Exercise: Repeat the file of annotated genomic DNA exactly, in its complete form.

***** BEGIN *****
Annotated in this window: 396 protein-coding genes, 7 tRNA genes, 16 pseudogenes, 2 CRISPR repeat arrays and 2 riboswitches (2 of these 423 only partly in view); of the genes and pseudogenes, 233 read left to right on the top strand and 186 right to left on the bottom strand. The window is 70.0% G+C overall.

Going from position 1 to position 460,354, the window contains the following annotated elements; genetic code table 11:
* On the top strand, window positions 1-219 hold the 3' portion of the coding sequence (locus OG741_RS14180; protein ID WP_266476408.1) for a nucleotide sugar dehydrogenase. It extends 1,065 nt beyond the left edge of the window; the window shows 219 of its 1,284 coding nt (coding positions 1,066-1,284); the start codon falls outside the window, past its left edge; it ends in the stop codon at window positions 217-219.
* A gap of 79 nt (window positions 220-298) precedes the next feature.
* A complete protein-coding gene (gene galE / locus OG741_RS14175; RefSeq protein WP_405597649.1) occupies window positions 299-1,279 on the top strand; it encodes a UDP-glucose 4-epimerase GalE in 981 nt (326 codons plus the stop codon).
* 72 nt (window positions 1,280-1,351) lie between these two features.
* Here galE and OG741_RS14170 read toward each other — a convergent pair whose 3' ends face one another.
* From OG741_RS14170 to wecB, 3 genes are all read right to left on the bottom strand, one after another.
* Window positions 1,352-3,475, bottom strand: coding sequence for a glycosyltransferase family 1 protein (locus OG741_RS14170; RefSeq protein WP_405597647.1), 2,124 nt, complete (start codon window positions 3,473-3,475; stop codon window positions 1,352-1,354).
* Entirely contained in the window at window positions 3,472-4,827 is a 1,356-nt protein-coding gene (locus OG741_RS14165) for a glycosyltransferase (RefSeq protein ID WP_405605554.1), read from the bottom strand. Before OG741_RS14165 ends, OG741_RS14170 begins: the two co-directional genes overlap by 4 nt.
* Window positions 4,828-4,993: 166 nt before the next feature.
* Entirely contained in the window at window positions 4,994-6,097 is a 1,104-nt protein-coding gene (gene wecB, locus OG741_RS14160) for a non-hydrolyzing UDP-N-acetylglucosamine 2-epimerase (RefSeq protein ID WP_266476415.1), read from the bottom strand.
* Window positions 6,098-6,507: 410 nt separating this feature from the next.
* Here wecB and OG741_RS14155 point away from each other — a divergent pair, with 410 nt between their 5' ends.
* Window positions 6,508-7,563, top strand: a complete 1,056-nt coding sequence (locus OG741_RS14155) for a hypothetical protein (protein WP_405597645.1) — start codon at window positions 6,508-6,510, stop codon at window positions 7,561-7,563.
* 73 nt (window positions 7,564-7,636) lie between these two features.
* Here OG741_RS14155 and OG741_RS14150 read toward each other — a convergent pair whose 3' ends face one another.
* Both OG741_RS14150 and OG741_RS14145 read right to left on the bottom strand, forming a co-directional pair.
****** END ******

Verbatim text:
Annotated in this window: 396 protein-coding genes, 7 tRNA genes, 16 pseudogenes, 2 CRISPR repeat arrays and 2 riboswitches (2 of these 423 only partly in view); of the genes and pseudogenes, 233 read left to right on the top strand and 186 right to left on the bottom strand. The window is 70.0% G+C overall.

Going from position 1 to position 460,354, the window contains the following annotated elements; genetic code table 11:
* On the top strand, window positions 1-219 hold the 3' portion of the coding sequence (locus OG741_RS14180; protein ID WP_266476408.1) for a nucleotide sugar dehydrogenase. It extends 1,065 nt beyond the left edge of the window; the window shows 219 of its 1,284 coding nt (coding positions 1,066-1,284); the start codon falls outside the window, past its left edge; it ends in the stop codon at window positions 217-219.
* A gap of 79 nt (window positions 220-298) precedes the next feature.
* A complete protein-coding gene (gene galE / locus OG741_RS14175; RefSeq protein WP_405597649.1) occupies window positions 299-1,279 on the top strand; it encodes a UDP-glucose 4-epimerase GalE in 981 nt (326 codons plus the stop codon).
* 72 nt (window positions 1,280-1,351) lie between these two features.
* Here galE and OG741_RS14170 read toward each other — a convergent pair whose 3' ends face one another.
* From OG741_RS14170 to wecB, 3 genes are all read right to left on the bottom strand, one after another.
* Window positions 1,352-3,475, bottom strand: coding sequence for a glycosyltransferase family 1 protein (locus OG741_RS14170; RefSeq protein WP_405597647.1), 2,124 nt, complete (start codon window positions 3,473-3,475; stop codon window positions 1,352-1,354).
* Entirely contained in the window at window positions 3,472-4,827 is a 1,356-nt protein-coding gene (locus OG741_RS14165) for a glycosyltransferase (RefSeq protein ID WP_405605554.1), read from the bottom strand. Before OG741_RS14165 ends, OG741_RS14170 begins: the two co-directional genes overlap by 4 nt.
* Window positions 4,828-4,993: 166 nt before the next feature.
* Entirely contained in the window at window positions 4,994-6,097 is a 1,104-nt protein-coding gene (gene wecB, locus OG741_RS14160) for a non-hydrolyzing UDP-N-acetylglucosamine 2-epimerase (RefSeq protein ID WP_266476415.1), read from the bottom strand.
* Window positions 6,098-6,507: 410 nt separating this feature from the next.
* Here wecB and OG741_RS14155 point away from each other — a divergent pair, with 410 nt between their 5' ends.
* Window positions 6,508-7,563, top strand: a complete 1,056-nt coding sequence (locus OG741_RS14155) for a hypothetical protein (protein WP_405597645.1) — start codon at window positions 6,508-6,510, stop codon at window positions 7,561-7,563.
* 73 nt (window positions 7,564-7,636) lie between these two features.
* Here OG741_RS14155 and OG741_RS14150 read toward each other — a convergent pair whose 3' ends face one another.
* Both OG741_RS14150 and OG741_RS14145 read right to left on the bottom strand, forming a co-directional pair.